Response to "Let the Games
by Peter Calladine
To anyone outside the academic community, the concept of an educational establishment being bone fide often requires an understanding of the legal basis of expressions such as "recognized," "validated," and "accredited." Fred Nickols' article "Let the Games Begin" about Heriot-Watt University in Edinburgh contains a number of inaccuracies, and readers may find an explanation of these terms useful in clearing them up.
"Recognized" institutions in the United Kingdom may offer a degree. UK universities and some colleges are empowered by either a Royal Charter or an Act of Parliament to confer degrees on their own students and on those from other colleges whose courses may be "validated" by the "recognized" university.
Accreditation is not a legal status; it indicates that a professional body recognizes the course in question. Lack of accreditation may deny graduates of non-accredited programs certain benefits, such as the right to join a professional body as an individual member. Professional bodies represent graduates of acceptable courses. Accreditation is, therefore, consumer driven and is aimed at maintaining high standards.
In the UK the Association of MBAs is an accreditation body. It is funded by its individual members, all of whom are from accredited programs (including schools in the United States). The Association of Business Schools is not an accreditation body but a trade organization representing about one hundred UK business schools.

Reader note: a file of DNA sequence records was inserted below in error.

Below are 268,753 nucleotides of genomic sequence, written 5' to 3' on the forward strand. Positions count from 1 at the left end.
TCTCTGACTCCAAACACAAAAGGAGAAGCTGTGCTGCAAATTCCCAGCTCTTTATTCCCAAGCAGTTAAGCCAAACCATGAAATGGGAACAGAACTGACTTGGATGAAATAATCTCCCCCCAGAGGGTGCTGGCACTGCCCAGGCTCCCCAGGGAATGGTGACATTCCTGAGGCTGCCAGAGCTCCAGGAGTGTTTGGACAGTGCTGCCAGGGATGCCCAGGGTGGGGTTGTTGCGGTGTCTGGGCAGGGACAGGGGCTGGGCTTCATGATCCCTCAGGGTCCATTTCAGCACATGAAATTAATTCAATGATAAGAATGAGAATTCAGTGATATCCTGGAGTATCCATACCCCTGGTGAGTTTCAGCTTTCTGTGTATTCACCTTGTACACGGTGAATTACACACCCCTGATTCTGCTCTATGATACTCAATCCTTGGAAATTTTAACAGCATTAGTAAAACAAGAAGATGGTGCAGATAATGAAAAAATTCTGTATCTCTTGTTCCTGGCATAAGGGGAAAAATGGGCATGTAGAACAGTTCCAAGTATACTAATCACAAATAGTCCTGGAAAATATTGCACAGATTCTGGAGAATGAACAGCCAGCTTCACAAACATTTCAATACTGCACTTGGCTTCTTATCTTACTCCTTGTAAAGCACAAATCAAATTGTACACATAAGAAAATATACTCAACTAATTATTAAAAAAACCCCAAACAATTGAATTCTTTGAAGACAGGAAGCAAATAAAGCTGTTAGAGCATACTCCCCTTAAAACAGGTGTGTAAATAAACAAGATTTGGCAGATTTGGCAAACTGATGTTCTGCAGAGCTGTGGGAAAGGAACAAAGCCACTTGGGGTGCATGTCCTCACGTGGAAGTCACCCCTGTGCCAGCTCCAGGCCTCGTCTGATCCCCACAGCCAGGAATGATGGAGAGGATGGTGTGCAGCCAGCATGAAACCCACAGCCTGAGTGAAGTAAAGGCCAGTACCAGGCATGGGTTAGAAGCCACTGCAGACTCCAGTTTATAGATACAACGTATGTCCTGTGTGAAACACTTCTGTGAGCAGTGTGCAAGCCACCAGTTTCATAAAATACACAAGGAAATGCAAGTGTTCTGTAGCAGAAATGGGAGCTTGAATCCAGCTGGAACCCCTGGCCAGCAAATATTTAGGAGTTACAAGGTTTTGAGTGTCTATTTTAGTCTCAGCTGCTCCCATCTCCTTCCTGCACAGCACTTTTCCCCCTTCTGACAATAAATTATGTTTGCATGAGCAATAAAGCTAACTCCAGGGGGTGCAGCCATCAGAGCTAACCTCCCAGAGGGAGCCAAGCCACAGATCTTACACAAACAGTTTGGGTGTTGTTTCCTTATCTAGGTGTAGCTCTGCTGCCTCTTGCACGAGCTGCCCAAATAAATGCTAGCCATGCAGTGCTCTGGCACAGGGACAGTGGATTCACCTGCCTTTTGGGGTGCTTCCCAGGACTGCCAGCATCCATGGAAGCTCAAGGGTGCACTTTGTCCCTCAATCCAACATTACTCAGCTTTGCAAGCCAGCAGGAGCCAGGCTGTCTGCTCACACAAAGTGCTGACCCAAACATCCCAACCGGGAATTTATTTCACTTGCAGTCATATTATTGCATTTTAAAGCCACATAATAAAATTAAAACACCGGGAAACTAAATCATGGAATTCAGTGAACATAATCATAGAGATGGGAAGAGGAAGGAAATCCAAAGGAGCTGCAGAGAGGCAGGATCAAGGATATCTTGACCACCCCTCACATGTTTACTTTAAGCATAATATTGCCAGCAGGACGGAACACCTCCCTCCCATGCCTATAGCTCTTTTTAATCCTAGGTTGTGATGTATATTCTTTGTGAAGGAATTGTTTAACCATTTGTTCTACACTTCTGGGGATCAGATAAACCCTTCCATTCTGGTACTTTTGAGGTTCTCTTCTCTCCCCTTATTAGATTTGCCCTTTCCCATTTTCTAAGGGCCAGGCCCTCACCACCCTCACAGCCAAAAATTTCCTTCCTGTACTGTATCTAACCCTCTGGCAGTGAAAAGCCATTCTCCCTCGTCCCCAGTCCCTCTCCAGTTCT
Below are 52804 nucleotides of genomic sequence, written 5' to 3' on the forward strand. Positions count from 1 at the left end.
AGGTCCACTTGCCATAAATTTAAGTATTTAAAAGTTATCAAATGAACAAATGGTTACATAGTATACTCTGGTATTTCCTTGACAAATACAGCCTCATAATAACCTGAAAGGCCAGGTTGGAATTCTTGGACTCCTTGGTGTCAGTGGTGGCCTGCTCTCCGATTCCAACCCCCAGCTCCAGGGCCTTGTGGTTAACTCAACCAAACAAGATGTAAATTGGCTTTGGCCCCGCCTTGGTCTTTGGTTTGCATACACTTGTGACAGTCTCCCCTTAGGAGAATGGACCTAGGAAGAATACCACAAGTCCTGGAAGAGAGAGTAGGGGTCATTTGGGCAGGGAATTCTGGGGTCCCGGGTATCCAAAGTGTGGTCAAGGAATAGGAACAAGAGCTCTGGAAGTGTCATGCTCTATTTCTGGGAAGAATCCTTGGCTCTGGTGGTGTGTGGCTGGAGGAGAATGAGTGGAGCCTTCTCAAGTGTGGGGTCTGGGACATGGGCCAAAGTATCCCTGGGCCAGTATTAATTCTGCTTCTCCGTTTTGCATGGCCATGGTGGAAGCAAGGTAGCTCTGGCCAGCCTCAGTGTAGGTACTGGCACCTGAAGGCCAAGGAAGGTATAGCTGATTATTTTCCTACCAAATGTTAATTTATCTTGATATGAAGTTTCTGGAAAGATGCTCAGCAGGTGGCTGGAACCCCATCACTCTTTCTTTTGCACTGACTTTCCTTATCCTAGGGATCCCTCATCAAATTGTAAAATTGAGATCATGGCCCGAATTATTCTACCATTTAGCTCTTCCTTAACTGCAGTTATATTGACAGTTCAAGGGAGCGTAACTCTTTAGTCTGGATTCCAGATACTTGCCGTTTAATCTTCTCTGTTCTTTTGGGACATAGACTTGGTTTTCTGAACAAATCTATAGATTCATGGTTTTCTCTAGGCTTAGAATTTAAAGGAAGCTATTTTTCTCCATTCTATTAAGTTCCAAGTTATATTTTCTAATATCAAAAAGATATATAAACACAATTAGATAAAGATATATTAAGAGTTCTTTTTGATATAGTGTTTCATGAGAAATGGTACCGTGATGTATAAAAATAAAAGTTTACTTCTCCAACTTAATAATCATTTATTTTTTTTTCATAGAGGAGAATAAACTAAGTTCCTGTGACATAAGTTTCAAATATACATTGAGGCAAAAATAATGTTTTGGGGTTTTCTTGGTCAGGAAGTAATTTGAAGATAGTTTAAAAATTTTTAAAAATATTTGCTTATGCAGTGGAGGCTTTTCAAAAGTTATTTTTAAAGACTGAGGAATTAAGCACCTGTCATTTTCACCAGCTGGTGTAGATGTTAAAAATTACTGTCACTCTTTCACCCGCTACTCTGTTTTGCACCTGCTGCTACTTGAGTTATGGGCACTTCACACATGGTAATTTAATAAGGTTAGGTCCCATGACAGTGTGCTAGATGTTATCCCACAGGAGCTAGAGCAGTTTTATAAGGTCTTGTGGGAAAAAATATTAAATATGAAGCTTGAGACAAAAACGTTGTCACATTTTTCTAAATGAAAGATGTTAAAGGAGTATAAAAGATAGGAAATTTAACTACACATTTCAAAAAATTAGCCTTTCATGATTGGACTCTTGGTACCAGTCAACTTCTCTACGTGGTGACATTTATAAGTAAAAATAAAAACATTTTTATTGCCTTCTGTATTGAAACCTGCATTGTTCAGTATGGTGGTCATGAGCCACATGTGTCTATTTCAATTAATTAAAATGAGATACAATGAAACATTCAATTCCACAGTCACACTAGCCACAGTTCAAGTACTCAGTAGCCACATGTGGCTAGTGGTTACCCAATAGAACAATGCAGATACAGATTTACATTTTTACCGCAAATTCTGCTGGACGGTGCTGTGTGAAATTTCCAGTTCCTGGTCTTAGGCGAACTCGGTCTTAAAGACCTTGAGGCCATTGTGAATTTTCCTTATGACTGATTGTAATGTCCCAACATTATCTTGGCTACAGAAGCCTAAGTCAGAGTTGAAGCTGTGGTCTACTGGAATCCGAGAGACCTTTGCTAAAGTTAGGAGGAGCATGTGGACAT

Heriot-Watt University is a "recognised" university which confers "validated" degrees. Its MBA programs are not, however, accredited by the Association of MBAs. The Association of MBAs accredits MBA programs at 35 UK and 20 continental European schools. It accredits individual MBA programs, not the business school per se.
For clarification I quote from the UK Universities and Colleges Offering Courses Leading to Recognized Degrees, published by the British Government's Department of Education and Employment:
"The Education Reform Act 1988 included legislation designed to end the trade in bogus degrees in the UK. It is a criminal offence for any institution or person to award of a UK institution unless the Secretary of State has 'recognised' the institution, or for Northern Ireland purposes the Department of Education for Northern Ireland.
"The Secretary of State 'recognises' institutions which have been given degree awarding powers either by a Royal Charter or by Act of Parliament. All UK universities and some colleges are 'recognised bodies.'
"Other colleges, which do not have their own degree awarding powers may provide courses which lead to a degree of a 'recognised' institution. These are 'validated' courses."
Another small point: the author refers to London's Open University. There is no such institution. If he meant the Open University Business School then he is incorrect in stating that admission is restricted to European Union citizens.
Educational services manager
Association of MBAs, London, UK
United Kingdom Department of Education and Employment (1999, September). UK Universities and Colleges Offering Courses Leading to Recognised Degrees. London: Department of Education and Employment.